A verbally oriented partner may need to HEAR… “ I appreciate you for doing……”  or “I want to compliment you on being……” Or most importantly they may need to hear “I LOVE YOU.” Because the verbally oriented partner focuses on hearing, a way to say” I love you” may be a romantic song, or passionate music playing while you are getting physical.

A physically oriented partner  may need to FEEL…. your soft skin against theirs.  “Spooning” (laying with your back against their front or vise-versa) is a great way to connect your entire beings together in a physical way. Interestingly, when you press your entire being against your partner’s spine, you are entwining your energy with their entire nervous system. You become one energetic loop. It can be very soothing and calming when your emotions need sedating to simply spoon—or hug. It’s an excellent way to bond. But of course, spooning may lead to” forking” which will obviously increase the energy and amplify the charge between you. For a partner who’s love language is physical interaction, hugs, cuddling, frequent physical intimacy, and simply touch and stroking or a good back scratch will help them feel loved and keep them emotionally happy and connected.

For a partner that is more task oriented, they may need SEE you do something for them, like buy them a meaningful gift. Or try something visual like washing their car in a sexy outfit.  They may enjoy you doing a chore or task that they have not been able to get done for themselves. It is often most meaningful to a task oriented partner to do something they could do for themselves as a gesture of “I love you”.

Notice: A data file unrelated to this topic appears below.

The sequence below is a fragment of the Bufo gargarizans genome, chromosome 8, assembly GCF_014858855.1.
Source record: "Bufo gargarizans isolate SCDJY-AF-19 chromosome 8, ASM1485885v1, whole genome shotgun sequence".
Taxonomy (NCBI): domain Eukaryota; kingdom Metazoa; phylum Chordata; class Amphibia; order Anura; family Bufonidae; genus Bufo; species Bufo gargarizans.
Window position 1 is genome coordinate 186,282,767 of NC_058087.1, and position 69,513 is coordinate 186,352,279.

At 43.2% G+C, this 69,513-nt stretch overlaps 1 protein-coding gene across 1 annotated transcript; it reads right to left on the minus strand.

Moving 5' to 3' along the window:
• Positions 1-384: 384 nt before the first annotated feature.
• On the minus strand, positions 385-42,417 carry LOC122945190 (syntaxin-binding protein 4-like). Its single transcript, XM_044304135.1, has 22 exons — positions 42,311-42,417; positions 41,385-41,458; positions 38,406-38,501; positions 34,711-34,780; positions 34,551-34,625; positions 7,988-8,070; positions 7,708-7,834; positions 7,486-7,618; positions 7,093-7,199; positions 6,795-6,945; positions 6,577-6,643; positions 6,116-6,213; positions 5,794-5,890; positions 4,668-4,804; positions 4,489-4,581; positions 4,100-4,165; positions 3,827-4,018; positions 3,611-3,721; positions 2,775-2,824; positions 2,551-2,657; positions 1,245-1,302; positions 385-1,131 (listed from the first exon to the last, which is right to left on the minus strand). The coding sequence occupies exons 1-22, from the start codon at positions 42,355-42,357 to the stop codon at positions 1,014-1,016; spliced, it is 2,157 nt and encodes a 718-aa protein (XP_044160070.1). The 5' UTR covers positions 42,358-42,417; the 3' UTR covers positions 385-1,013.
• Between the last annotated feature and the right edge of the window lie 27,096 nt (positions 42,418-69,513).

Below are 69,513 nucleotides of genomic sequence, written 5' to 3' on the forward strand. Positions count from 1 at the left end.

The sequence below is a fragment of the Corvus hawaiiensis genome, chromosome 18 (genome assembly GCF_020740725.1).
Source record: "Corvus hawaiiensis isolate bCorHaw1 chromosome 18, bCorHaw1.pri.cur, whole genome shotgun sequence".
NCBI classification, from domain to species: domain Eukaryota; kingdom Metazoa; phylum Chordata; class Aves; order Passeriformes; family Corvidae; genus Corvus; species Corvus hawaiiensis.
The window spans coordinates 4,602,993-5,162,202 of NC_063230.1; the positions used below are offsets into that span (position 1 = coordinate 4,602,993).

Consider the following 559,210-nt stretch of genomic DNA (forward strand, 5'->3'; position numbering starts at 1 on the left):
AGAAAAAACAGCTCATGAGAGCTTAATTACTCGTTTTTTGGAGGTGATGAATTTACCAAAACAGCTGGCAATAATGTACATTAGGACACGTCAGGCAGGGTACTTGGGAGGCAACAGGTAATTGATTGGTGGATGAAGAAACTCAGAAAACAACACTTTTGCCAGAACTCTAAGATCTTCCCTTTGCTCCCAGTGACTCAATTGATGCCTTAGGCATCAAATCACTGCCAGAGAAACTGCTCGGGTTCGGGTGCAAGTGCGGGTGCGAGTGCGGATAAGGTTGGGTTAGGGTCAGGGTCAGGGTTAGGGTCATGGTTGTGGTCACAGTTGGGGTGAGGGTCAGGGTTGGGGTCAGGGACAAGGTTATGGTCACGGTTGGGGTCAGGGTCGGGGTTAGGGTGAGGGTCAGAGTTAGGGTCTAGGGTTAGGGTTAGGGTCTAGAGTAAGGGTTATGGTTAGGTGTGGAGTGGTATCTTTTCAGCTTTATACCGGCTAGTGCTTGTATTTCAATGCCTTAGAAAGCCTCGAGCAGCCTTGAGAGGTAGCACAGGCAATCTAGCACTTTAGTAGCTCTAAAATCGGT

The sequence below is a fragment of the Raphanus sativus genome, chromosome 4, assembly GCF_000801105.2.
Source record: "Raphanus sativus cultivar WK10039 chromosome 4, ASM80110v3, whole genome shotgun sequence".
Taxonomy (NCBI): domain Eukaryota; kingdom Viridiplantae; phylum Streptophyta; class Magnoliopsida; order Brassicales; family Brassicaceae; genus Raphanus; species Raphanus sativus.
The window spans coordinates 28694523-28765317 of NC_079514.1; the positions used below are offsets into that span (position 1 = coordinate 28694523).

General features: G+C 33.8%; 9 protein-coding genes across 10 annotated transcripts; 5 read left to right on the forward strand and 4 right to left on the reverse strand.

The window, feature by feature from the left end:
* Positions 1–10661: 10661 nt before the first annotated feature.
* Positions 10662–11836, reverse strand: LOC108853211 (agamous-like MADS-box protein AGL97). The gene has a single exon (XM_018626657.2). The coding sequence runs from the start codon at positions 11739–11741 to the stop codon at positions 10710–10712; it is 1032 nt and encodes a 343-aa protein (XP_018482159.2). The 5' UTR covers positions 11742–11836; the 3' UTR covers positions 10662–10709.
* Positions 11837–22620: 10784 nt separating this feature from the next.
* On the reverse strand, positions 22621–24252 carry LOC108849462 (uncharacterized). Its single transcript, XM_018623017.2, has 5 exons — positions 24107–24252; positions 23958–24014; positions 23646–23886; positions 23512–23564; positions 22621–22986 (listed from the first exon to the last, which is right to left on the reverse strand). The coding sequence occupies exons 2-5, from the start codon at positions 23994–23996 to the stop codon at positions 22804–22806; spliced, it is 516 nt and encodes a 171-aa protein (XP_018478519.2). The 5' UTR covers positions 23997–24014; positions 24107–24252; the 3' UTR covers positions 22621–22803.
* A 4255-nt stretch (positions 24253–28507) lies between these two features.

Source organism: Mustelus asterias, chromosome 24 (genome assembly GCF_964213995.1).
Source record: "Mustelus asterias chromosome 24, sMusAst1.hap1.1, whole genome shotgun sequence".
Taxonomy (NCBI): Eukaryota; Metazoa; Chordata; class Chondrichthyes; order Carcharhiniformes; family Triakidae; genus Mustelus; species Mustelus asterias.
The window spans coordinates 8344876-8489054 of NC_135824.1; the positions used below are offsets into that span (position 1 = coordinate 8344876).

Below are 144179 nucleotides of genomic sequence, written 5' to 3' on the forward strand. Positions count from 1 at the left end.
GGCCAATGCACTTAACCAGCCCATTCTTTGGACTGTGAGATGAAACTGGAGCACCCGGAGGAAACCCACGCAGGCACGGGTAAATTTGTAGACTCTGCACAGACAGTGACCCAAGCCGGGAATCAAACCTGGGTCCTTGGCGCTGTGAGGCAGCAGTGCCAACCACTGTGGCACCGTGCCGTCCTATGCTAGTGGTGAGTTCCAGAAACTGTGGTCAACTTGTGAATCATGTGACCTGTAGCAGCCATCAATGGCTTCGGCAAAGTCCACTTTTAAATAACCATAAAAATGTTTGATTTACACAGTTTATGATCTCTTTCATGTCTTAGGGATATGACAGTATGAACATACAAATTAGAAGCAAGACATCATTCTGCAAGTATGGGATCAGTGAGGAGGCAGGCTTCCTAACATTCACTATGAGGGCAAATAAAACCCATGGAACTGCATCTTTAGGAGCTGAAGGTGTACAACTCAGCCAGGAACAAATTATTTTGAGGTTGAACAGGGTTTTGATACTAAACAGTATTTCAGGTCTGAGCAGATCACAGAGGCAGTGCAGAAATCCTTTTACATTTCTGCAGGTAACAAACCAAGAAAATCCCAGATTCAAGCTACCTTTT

Whatever you do be congruent. Words of “I love you” and actions that contradict will not make any deposits in your love bank. Every loving, act, word, or touch makes a deposit in your “love bank” with your partner. Experts have determined that a negative criticism is much harder to overcome than we might have imagined. It takes 10 positive statements to counteract a negative criticism! Most of us are walking around with a serious deficit in our emotional bank accounts. Each unloving word, act, or neglect of positive touch will make a withdrawal in your “love bank.” Another metaphor I have heard is the each time you say or do something hurtful to your partner, it’s like putting a nail into the fence of your relationship. Even if you take the nail out, with an apology there is a hole left in the fence. With enough holes in the fence you can’t keep the world outside your relationship fence out  and the fence collapses ending the relationship.

It’s so much better to think about what you’re are going to say and do before engaging in hurtful exchanges than trying to do damage control afterward.  I heard the words “I love you” nearly daily from a former partner, and yet his actions were so aggressive and unloving that the words had far less impact on making me feel loved and appreciated and the relationship failed.  My loving partner now stated that “Actions are a far better indicator of actual love than just the words”.  Mix it up a little bit sometimes and do something in all 3 love languages so your partner really knows you care!